US flag Official website of the Department of Homeland Security

Archived Content

In an effort to keep CBP.gov current, the archive contains content from a previous administration or is otherwise outdated.

CBP U.S. Border Patrol Makes Significant Arrests Over Holiday Weekend

Release Date: 
January 17, 2012

GRAND PORTAGE, MINN.—U.S. Customs and Border Protection (CBP) is reminding travelers planning trips into and out of the United States of the requirement to report all importations and exportations of monetary instruments in excess of $10,000 (USD).

Travelers may bring into or take out of the country, including by mail, as much money as they wish. However, if you transport more than $10,000 you must file a report with CBP. Families traveling together should declare currency if the total combined amount is more than $10,000. The report is called a Report of International Transportation of Currency or Monetary Instruments, FinCEN Form 105. This form can be obtained at all U.S. ports of entry or for more information, please visit the on the Department of Treasury Web site.

The reporting requirement does not impose any restriction or payment of duty, fees or taxes.

Monetary instruments include:

  • U.S. or foreign coins and currency (cash);
  • Traveler checks in any form;
  • Negotiable instruments (including checks, promissory notes, and money orders) that are either in bearer form, endorsed without restriction, made out to a fictitious payee, or other­wise in a form that the funds can be transferred to another person;
  • Incomplete instruments (including checks, promissory notes, and money orders) signed, but with the payee's name omitted; and
  • Securities or stock in bearer form or otherwise in a form that the funds can be transferred to another person.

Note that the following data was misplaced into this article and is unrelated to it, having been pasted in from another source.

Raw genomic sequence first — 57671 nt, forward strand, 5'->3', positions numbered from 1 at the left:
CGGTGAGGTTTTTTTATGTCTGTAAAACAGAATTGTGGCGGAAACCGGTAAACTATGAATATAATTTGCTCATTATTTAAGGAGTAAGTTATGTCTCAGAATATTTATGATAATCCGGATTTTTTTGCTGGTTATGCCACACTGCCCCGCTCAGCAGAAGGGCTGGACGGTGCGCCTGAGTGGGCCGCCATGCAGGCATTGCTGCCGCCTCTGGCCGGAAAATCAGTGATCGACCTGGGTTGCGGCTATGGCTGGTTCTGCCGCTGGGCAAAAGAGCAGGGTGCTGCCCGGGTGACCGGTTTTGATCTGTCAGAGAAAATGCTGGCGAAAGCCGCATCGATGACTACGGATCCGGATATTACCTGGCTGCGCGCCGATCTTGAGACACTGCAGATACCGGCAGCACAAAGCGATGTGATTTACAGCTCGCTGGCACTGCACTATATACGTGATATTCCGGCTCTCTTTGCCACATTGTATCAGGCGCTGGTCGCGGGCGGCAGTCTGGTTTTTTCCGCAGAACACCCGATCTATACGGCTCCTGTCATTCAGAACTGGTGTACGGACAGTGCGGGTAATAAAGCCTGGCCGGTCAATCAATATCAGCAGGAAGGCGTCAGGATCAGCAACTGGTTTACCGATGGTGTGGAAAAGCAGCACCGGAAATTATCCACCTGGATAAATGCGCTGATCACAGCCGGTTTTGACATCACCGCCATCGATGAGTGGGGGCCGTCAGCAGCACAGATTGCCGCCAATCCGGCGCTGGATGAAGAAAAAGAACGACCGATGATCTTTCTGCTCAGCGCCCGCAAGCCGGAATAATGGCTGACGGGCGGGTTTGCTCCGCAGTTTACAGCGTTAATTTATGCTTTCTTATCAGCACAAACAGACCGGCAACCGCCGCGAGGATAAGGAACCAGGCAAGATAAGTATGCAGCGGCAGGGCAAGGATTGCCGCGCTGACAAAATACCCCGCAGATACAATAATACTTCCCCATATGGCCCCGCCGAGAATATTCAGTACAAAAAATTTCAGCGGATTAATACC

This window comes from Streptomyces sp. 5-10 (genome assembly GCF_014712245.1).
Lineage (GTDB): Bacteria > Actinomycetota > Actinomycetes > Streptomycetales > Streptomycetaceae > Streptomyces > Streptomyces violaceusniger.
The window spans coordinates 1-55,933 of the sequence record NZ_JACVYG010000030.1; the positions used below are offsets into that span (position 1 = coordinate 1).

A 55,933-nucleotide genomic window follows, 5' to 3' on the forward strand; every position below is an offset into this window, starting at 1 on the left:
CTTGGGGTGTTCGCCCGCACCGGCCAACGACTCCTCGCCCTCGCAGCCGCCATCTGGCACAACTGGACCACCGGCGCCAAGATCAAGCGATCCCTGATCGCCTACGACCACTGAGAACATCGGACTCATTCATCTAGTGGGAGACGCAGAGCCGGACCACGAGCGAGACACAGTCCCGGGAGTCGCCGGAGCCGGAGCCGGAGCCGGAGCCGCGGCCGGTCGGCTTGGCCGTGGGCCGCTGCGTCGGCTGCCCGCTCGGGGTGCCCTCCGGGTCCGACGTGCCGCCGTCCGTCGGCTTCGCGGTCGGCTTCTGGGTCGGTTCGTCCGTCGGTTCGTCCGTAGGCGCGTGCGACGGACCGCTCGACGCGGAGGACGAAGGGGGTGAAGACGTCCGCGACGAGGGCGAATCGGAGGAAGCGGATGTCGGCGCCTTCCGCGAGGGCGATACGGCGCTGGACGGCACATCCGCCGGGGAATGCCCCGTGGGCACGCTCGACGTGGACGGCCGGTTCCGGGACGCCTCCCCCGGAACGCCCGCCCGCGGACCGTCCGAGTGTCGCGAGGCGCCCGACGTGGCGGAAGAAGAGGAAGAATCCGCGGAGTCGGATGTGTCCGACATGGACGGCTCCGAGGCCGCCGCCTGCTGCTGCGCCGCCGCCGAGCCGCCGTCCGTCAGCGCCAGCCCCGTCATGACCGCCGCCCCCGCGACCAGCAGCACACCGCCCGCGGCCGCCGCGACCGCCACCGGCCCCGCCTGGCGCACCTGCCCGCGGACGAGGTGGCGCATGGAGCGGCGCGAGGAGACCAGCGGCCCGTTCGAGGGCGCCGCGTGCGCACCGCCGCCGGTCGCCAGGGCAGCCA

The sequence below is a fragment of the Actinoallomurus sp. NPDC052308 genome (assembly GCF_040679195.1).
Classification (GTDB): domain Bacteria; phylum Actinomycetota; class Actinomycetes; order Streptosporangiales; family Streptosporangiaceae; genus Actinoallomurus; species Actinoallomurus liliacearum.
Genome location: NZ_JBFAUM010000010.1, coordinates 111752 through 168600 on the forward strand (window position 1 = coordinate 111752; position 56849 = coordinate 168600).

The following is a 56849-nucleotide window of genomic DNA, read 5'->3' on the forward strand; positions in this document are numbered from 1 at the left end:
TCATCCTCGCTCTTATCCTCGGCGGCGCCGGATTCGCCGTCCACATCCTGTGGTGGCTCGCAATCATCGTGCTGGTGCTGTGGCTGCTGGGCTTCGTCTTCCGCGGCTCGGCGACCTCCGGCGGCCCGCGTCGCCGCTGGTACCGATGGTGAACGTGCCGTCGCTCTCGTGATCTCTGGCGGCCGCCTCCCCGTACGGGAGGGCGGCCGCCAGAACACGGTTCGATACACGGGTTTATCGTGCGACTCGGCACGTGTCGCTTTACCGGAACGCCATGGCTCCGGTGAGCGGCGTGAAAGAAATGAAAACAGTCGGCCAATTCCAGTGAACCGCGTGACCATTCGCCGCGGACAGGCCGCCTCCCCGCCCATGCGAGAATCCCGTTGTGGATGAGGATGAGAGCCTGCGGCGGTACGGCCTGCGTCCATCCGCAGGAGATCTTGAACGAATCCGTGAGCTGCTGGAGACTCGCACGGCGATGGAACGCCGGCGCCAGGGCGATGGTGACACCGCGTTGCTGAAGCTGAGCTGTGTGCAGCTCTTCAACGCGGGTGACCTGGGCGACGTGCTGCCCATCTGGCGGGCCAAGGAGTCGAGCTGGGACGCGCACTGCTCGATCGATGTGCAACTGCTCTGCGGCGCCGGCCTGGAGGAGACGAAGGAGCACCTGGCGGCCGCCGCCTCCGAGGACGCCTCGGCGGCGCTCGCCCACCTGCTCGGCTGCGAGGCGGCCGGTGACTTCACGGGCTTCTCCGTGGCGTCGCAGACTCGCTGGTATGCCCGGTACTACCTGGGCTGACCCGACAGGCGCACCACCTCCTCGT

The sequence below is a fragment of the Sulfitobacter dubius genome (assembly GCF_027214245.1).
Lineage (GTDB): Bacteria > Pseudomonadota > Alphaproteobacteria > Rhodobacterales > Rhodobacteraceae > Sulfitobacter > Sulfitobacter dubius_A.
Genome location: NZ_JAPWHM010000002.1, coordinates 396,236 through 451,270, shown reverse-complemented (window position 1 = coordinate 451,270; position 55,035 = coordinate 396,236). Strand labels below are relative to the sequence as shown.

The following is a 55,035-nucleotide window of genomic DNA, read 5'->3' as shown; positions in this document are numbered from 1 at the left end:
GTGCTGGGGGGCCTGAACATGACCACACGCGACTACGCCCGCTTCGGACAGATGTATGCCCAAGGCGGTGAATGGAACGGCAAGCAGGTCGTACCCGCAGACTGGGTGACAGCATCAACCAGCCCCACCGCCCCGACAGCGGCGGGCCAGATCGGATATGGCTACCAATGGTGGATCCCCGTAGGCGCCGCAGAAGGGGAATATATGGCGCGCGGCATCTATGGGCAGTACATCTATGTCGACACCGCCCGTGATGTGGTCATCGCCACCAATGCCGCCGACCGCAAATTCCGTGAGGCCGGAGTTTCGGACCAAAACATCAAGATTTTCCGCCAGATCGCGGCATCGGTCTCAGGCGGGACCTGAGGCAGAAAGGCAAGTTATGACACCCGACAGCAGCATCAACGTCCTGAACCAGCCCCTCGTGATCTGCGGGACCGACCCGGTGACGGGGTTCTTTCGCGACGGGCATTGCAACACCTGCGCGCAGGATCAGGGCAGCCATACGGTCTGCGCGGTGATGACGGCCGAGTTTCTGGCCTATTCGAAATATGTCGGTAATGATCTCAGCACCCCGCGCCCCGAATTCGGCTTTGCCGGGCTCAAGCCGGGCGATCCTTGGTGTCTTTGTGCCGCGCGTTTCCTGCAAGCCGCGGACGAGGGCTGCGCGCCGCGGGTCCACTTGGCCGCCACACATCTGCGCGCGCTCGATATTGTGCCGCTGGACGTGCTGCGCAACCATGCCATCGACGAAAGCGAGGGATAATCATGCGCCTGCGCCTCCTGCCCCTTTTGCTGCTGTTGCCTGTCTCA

However, the term "monetary instruments" does not include:

  • Checks or money orders made payable to the order of a named person which have not been endorsed or which bear restrictive endorsements;
  • Warehouse receipts; or
  • Bills of lading.

Reporting is required under the Currency and Foreign Transaction Reporting Act (PL 97-258, 31 U.S.C. 5311, et seq.), as amended. Failure to comply can result in civil and criminal penalties and may lead to forfeiture of your monetary instrument(s). For more information, please visit CBP.gov.

"It is not a crime to transit monies across the border, it is an offense to conceal it with the intent of circumventing the federal reporting requirements," said Area Port Director Mary Delaquis. "While our focus is on terrorism prevention and the interdiction of contraband, detecting undeclared financial proceeds is also an important law enforcement mission."

The Office of Field Operations is responsible for securing our borders at the ports of entry. U.S. Customs and Border Protection officers' primary mission is anti-terrorism; they screen all people, vehicles, and goods entering the United States, while facilitating the flow of legitimate trade and travel into and out of the United States. Their mission also includes carrying out traditional border-related responsibilities, including narcotics interdiction, enforcing immigration law, protecting the nation's food supply and agriculture industry from pests and diseases, and enforcing trade laws.

Last modified: 
February 9, 2017